There’s no denying that Macs are stylish and sexy, and people often seem pretty confident about how cool they look with their Macbooks at the local coffee shop. That tech swagger may also be related to how cocky Mac users feel about the security of their computers.
There is a long-standing belief that Macintosh computers can’t be infected by malware, making them far better than PCs, which always seem to be riddled with viruses and constantly under attack.
The question is, is there any truth to that belief?
Macintosh Computers – Myth vs. Reality
Right off the bat, we should mention that Apple has publicly stated that its computers are NOT immune to viruses, which is definitely a change in the tune they’ve been humming since 2006. But where did that belief come from in the first place? And was it ever true?
When Apple was first emerging in the market as a major player against PCs, the company’s numbers were insignificant in comparison. PCs were everywhere, and their fundamental architecture was designed with tons of holes and access points for hackers and viruses. For someone who wanted to attack computers, it was basically a numbers game.
PC architecture and operating systems were far more common to study and easier to understand, so they received most of the attention. This didn’t mean that Apple computers were immune to viruses; it simply meant that a virus designed for a PC wouldn’t be able to affect a Mac, and most viruses were being designed for PCs, because there were WAY more of them.
However, as Apple began to swell into the titan it is today, more people began paying attention, including hackers and virus designers. It can be very expensive and time-consuming to design a virus, particularly one that is advanced enough to infect a Mac, but they do exist! As Apple grew and the amount of potential victims increased, more and more malicious virus designers turned their sights on Macintosh devices.
In 2011, roughly 600,000 Mac computers were infected by malware called Flashback, and in 2014, another serious vulnerability to Mac systems was discovered as a result of a poorly designed security patch that was actually intended to fix the problem. That being said, even in 2015, nearly 50 million malware programs were identified, but only 5,000 of them were uniquely designed to attack Apple products, so the majority of focus is still on PCs.
The truth is, the operating system of Macintosh computers is more complex than PCs, particularly when talking about the UNIX foundation of the Mac OSX. There are many safeguards in place, and a more rigorous permission process for software to be able to run. A PC will utilize whatever resources it can to run a program, even if a virus is manipulating the direction and execution of that program. However, OSX doesn’t allow these unauthorized redirections without users re-entering their password, thereby avoiding most damage and infiltration of the system. No matter what promises a computer company makes (even if you trust everything Steve Jobs ever said), no operating system is invincible.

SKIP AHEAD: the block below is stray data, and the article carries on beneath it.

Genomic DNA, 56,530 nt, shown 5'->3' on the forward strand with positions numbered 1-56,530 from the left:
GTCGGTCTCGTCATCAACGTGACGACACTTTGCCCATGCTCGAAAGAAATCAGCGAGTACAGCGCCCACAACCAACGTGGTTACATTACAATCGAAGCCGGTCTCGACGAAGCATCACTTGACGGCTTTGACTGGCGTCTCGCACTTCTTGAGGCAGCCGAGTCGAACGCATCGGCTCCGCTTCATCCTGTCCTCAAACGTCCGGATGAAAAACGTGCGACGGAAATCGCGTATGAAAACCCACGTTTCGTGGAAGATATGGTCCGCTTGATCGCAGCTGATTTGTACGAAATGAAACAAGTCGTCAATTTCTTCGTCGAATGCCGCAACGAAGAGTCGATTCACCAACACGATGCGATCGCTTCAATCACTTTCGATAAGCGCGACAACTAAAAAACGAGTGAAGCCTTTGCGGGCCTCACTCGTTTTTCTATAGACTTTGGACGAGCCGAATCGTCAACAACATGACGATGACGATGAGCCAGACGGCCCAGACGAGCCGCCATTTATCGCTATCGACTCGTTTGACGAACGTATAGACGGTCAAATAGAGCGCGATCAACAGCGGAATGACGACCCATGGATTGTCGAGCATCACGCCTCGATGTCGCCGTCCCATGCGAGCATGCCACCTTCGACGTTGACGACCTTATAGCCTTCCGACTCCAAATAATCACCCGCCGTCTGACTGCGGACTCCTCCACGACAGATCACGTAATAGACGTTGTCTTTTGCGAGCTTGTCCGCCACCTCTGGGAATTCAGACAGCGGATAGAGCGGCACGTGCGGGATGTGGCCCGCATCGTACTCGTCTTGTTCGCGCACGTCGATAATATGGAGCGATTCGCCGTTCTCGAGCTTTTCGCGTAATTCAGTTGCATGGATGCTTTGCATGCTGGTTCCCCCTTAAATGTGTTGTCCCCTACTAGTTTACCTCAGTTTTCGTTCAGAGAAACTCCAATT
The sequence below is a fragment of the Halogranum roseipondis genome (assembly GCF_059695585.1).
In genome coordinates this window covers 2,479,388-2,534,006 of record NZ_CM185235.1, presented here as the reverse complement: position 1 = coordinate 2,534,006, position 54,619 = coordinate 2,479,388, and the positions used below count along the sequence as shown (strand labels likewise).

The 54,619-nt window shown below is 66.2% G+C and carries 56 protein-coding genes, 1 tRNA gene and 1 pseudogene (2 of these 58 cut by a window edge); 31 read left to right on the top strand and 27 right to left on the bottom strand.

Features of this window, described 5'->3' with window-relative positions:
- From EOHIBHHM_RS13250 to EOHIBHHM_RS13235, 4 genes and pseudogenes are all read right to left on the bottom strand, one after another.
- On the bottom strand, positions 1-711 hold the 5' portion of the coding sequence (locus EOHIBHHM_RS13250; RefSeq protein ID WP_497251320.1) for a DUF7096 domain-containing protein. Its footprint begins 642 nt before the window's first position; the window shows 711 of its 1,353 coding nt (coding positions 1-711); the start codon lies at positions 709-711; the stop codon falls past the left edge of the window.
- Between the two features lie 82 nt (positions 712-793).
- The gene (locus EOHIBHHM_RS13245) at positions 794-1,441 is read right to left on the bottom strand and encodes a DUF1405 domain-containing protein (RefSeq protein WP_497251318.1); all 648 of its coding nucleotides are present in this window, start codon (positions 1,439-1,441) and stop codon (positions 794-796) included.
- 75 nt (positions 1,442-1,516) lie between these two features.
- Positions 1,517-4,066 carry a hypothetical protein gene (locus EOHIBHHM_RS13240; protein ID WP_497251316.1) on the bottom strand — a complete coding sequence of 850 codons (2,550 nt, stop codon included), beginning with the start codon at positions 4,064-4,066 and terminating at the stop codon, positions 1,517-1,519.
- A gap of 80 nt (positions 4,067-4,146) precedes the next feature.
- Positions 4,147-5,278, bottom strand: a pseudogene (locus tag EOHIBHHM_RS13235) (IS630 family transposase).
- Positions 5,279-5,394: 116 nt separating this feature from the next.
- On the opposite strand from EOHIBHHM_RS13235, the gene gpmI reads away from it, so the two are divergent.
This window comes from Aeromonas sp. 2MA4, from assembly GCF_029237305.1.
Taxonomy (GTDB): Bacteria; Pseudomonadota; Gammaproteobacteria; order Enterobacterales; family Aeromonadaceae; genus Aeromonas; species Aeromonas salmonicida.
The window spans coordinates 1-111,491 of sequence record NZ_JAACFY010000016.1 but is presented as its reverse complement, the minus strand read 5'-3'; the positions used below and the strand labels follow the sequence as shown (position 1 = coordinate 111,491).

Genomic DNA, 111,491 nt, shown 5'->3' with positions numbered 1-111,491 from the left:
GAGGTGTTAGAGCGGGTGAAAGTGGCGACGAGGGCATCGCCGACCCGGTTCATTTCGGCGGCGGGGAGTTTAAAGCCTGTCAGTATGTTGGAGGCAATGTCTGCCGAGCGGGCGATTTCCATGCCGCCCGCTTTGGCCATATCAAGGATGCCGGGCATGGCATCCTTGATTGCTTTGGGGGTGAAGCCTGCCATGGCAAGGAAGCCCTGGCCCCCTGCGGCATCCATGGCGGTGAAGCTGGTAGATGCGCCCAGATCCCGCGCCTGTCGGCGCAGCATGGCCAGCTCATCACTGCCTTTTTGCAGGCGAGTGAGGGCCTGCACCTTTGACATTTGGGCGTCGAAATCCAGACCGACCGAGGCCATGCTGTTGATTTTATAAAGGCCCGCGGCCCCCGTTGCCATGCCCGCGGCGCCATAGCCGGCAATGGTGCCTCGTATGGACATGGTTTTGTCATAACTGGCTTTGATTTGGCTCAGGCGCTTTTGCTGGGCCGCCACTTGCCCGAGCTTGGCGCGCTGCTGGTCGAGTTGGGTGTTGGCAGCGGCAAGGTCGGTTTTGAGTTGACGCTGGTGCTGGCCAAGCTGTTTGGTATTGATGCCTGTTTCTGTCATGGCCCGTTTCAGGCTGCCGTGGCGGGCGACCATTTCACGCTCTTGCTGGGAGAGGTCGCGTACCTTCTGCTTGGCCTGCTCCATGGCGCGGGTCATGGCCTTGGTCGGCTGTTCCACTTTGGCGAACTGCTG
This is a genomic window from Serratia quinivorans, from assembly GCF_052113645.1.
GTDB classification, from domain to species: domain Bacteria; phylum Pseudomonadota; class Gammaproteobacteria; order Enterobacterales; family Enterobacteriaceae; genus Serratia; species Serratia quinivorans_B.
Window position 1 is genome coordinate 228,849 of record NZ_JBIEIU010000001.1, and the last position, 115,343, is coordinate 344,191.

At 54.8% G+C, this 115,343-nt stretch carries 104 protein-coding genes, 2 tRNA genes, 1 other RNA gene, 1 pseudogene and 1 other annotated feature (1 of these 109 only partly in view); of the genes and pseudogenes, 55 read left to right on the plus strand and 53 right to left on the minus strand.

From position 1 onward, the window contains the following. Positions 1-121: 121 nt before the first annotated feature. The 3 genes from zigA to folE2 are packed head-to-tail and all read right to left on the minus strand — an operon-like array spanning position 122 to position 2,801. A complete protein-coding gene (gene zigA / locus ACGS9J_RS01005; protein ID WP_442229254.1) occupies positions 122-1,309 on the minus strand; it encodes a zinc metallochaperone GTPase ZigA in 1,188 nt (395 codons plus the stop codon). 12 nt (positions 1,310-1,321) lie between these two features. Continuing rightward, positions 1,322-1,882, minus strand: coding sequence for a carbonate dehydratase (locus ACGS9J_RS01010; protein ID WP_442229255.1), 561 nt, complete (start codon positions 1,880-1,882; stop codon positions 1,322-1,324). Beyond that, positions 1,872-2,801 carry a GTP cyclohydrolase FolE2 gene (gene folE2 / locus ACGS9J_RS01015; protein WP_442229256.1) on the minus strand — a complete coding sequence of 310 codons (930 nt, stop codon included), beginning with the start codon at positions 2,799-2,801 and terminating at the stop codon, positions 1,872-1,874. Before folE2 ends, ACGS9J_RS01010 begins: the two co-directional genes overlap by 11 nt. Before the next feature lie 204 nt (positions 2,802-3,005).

How Can You Protect Yourself?
Malware comes in many forms, some of which are more subtle and clever than others. Trojan horses, for example, are often disguised as beneficial software to clean up or protect your computer, and once you download the program and give it permission to run on your computer, the virus infects your system, slowing it down dramatically and potentially damaging your files and software.
The arms race of malware versus security is ongoing, and while Apple was foolish to perpetuate the myth that their computers were invulnerable, the company is trying to make up for lost time. Recent update patches for OSX have included certain programs, such as Gatekeeper, as well as interactive guides for users on how to protect their computer. Also, anti-virus software for Macs does exist, it simply hasn’t had the same marketing or popularity as anti-virus software for PCs, because Apple still enjoys that assumed superiority of its systems. You can get proven anti-virus software for Macs for as little as $40, and some basic programs are even free!
Most importantly, since Mac OSX does have such a solid foundation designed to protect against unauthorized programs and malware, just stay aware of what you’re downloading, what websites you’re visiting, and what permissions you are granting when prompted by your device.
No computer is ever 100% safe, but common sense and some inexpensive defense software can protect you from the vast majority of attacks on your computer. Also, if you’re an overly proud Mac owner, please stop telling people that your computer can’t get infected by a virus. In the immortal words of Apple – think different.